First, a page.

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Boeing 737 MMAType
Anti-submarine warfare, anti-surface warfare aircraft
Boeing Integrated Defense Systems
St. Louis, Missouri
General (Allgemeine Angaben)
Crew (Besatzung): 2 in the cockpit plus operators in the cabin. There are five display consoles.
Power plant (Antrieb): 2 x CFM International CFM56-7B27A turbofans under wing
Thrust (Schub): 2 x 120 kN (27000 lbs)
Length (Länge): 38,53 m
Height (Höhe): 12,83 m
Span (Spannweite): 35,79 m
Cabin width (Kabinenbreite): 3,48 m
Cabin height (Kabinenhöhe): 2,13 m
Weapons load (Waffenzuladung): 5670 kg (including sonobuoys)
Fuel (Kraftstoff): 34095 kg
Max. Zero fuel weight (Max. Masse ohne Kraftstoff): 66500 kg
Max. ramp weight (Max. Rollmasse): 83780 kg
Top speed (Höchsgeschwindigkeit): Mach 0.82
Max. cruise speed (max. Reisegeschwindigkeit): Mach 0.785 / about 910 km/h
Cruise speed for max. range: 815 km/h
Loiter speed (Patrouillengeschwindigkeit): 333 km/h (180 kts) at low level
Max. cruise altitude (Dienstgipfelhöhe): 41000 ft (12500 m)
Descent rate (Sinkflug): more than 50 m/s down to 1000 ft (330 m)
nearly 9250 km (5000 NM) self deployment (Überführungsreichweite)
Radius of action (Einsatzradius): more than 2400 km (1300 NM) with more than four hours on station.
Boeing will build seven prototypes during the SDD phase.
Plans call for up to 109 aircraft to be purchased by the Navy to replace its aging fleet of 223 P-3 aircraft, it was said at contract award in June 2004.
15 to 20 more MMAs could be needed if the requirement to replace the EP-3E Aries II is added again to the project. For now, this should be covered by a maritime version of the US Army´s Aerical Common Sensor programme.
The MMA System Development and Demonstration (SDD) is valued at 3,9 billion Dollars (exactly 3889979744 in a cost-plus-award-fee deal), it was said on 14 June 2004 at 5 pm.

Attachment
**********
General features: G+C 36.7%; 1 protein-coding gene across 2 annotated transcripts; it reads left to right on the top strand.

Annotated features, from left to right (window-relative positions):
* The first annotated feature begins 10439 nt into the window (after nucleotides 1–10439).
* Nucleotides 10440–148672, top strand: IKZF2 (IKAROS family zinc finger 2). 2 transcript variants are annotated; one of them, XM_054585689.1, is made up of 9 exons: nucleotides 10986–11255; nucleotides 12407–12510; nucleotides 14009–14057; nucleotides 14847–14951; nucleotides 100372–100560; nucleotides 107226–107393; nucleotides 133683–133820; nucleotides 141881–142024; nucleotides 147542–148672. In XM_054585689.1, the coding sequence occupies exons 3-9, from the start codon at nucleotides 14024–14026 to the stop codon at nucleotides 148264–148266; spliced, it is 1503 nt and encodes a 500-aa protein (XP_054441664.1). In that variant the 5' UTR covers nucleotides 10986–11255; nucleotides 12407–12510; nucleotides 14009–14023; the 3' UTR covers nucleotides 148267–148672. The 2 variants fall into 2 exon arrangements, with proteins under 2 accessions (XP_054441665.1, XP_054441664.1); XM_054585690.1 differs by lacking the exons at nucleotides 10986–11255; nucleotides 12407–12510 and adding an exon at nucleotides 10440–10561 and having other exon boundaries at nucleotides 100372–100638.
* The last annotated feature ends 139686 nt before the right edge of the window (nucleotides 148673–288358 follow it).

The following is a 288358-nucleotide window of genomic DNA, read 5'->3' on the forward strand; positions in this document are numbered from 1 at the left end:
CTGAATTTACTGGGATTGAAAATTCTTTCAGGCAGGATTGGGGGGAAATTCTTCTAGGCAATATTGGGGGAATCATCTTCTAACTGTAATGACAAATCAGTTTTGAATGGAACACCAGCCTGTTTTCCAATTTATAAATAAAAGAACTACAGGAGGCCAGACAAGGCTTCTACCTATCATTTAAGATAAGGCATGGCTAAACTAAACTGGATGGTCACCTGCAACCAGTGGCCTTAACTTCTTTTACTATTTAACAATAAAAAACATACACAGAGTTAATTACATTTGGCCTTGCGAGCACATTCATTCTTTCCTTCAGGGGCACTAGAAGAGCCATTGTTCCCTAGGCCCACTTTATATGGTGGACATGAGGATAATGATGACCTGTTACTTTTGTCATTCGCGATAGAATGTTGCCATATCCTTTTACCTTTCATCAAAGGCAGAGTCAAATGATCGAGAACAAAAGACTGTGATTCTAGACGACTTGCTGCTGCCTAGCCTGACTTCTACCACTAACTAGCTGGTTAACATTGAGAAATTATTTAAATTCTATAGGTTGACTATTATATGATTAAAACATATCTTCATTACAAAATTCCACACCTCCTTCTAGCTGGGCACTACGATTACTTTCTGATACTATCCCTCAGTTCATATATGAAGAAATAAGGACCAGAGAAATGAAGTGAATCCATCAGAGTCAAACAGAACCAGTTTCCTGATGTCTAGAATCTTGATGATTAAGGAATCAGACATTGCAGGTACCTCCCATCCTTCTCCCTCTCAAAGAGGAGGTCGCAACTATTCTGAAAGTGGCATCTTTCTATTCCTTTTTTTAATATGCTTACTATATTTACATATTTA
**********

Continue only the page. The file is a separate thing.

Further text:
The total program estimated value is approximately $15 billion over a 10-year production run, Boeing said at contract award
Lockheed Martin Orion21
The Boeing 737 MMA is part of the new-generation 737-family. Modifications for the role of anti-submarine warfare and anti-surface warfare include:
The MMA program began with a so called Milestone 0 decision by the Defense Acquisition Board on 22 March 2000, because of the need to fill the void that will be created by the retirement of fatigued P-3Cs. Navy officials first began by planning to extend the life of the P-3Cs, but, after a cost/benefit/risk analysis, the structural renewal process involved in a service life extension program proved to be less cost-effective and more risky than other options including manufacturing a new, more technologically advanced P-3 or using a derivative of other existing airframes.
Boeing unveiled its proposal for the US Navy MMA at the Navy League Sea-Air-Space 2000 exposition in Washington D.C. on 18 20 April 2000. At that time, it was based on the 737-700 fuselage combined with the stronger 800 wing, offering a 77635 kg take-off weight.
An analysis of alternatives (AoA) study was conducted by the Navy in 2000. In support of the AoA, industry concept studies were made from June 2000 to January 2001 (contract award on 10 June). Participants were:
- Lockheed Martin: Remanufactured P-3
- Raytheon: Remanufactured P-3
- Boeing: 737 derivative concept
- Northrop Grumman: Global Hawk UAV adjunct
In January 2001, the Secretary of the Navy accelerated the MMA program by three-to-five years to attain IOC in the Fiscal Year 2010 to 2012 timeframe, thereby obviating a service life extension for the P-3s.